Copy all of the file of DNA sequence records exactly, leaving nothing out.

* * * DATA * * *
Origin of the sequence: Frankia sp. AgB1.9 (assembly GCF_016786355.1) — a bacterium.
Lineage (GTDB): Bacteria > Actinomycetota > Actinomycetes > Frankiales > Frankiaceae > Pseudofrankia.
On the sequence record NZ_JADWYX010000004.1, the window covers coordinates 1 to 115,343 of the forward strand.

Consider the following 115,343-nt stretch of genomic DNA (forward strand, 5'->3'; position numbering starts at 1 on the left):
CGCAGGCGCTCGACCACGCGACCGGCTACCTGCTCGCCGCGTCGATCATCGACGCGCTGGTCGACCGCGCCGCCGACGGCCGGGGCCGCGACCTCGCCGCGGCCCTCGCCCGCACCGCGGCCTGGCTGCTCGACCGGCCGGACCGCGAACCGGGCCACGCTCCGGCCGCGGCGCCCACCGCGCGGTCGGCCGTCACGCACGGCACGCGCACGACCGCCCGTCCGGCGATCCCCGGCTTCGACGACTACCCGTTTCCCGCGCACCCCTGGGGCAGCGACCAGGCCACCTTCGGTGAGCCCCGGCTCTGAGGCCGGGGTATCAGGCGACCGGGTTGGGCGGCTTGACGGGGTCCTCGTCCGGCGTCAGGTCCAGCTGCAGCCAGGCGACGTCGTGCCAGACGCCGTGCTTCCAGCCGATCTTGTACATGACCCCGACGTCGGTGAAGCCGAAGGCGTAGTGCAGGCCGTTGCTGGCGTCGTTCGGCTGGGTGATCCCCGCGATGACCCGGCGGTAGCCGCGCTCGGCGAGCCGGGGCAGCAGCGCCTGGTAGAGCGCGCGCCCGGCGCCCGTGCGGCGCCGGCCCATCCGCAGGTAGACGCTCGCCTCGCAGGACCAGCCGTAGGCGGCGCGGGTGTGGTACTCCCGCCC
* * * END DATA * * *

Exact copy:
Origin of the sequence: Frankia sp. AgB1.9 (assembly GCF_016786355.1) — a bacterium.
Lineage (GTDB): Bacteria > Actinomycetota > Actinomycetes > Frankiales > Frankiaceae > Pseudofrankia.
On the sequence record NZ_JADWYX010000004.1, the window covers coordinates 1 to 115,343 of the forward strand.

Consider the following 115,343-nt stretch of genomic DNA (forward strand, 5'->3'; position numbering starts at 1 on the left):
CGCAGGCGCTCGACCACGCGACCGGCTACCTGCTCGCCGCGTCGATCATCGACGCGCTGGTCGACCGCGCCGCCGACGGCCGGGGCCGCGACCTCGCCGCGGCCCTCGCCCGCACCGCGGCCTGGCTGCTCGACCGGCCGGACCGCGAACCGGGCCACGCTCCGGCCGCGGCGCCCACCGCGCGGTCGGCCGTCACGCACGGCACGCGCACGACCGCCCGTCCGGCGATCCCCGGCTTCGACGACTACCCGTTTCCCGCGCACCCCTGGGGCAGCGACCAGGCCACCTTCGGTGAGCCCCGGCTCTGAGGCCGGGGTATCAGGCGACCGGGTTGGGCGGCTTGACGGGGTCCTCGTCCGGCGTCAGGTCCAGCTGCAGCCAGGCGACGTCGTGCCAGACGCCGTGCTTCCAGCCGATCTTGTACATGACCCCGACGTCGGTGAAGCCGAAGGCGTAGTGCAGGCCGTTGCTGGCGTCGTTCGGCTGGGTGATCCCCGCGATGACCCGGCGGTAGCCGCGCTCGGCGAGCCGGGGCAGCAGCGCCTGGTAGAGCGCGCGCCCGGCGCCCGTGCGGCGCCGGCCCATCCGCAGGTAGACGCTCGCCTCGCAGGACCAGCCGTAGGCGGCGCGGGTGTGGTACTCCCGCCC